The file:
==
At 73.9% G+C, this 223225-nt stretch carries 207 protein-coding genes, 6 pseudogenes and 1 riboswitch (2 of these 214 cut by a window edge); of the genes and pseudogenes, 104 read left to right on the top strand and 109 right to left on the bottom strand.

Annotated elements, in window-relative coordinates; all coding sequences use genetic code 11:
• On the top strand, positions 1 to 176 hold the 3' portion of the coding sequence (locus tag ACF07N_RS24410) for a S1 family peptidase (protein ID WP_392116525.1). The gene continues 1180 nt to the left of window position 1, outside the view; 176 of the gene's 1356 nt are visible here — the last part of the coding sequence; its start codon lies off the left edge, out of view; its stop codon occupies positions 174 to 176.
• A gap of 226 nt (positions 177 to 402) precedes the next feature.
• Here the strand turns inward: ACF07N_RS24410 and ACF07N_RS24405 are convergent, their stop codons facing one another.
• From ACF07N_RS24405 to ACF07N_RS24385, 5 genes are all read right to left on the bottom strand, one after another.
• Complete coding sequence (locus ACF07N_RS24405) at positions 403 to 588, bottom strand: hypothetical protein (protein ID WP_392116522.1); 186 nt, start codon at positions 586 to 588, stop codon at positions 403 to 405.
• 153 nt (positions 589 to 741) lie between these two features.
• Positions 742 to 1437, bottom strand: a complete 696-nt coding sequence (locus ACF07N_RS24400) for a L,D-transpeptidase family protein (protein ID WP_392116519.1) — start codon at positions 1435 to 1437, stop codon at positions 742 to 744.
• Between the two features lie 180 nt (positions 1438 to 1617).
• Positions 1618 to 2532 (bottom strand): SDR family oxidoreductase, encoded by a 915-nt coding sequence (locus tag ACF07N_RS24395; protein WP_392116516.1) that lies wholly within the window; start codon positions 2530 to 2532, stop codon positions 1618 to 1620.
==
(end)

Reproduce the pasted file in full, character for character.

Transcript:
At 73.9% G+C, this 223225-nt stretch carries 207 protein-coding genes, 6 pseudogenes and 1 riboswitch (2 of these 214 cut by a window edge); of the genes and pseudogenes, 104 read left to right on the top strand and 109 right to left on the bottom strand.

Annotated elements, in window-relative coordinates; all coding sequences use genetic code 11:
• On the top strand, positions 1 to 176 hold the 3' portion of the coding sequence (locus tag ACF07N_RS24410) for a S1 family peptidase (protein ID WP_392116525.1). The gene continues 1180 nt to the left of window position 1, outside the view; 176 of the gene's 1356 nt are visible here — the last part of the coding sequence; its start codon lies off the left edge, out of view; its stop codon occupies positions 174 to 176.
• A gap of 226 nt (positions 177 to 402) precedes the next feature.
• Here the strand turns inward: ACF07N_RS24410 and ACF07N_RS24405 are convergent, their stop codons facing one another.
• From ACF07N_RS24405 to ACF07N_RS24385, 5 genes are all read right to left on the bottom strand, one after another.
• Complete coding sequence (locus ACF07N_RS24405) at positions 403 to 588, bottom strand: hypothetical protein (protein ID WP_392116522.1); 186 nt, start codon at positions 586 to 588, stop codon at positions 403 to 405.
• 153 nt (positions 589 to 741) lie between these two features.
• Positions 742 to 1437, bottom strand: a complete 696-nt coding sequence (locus ACF07N_RS24400) for a L,D-transpeptidase family protein (protein ID WP_392116519.1) — start codon at positions 1435 to 1437, stop codon at positions 742 to 744.
• Between the two features lie 180 nt (positions 1438 to 1617).
• Positions 1618 to 2532 (bottom strand): SDR family oxidoreductase, encoded by a 915-nt coding sequence (locus tag ACF07N_RS24395; protein WP_392116516.1) that lies wholly within the window; start codon positions 2530 to 2532, stop codon positions 1618 to 1620.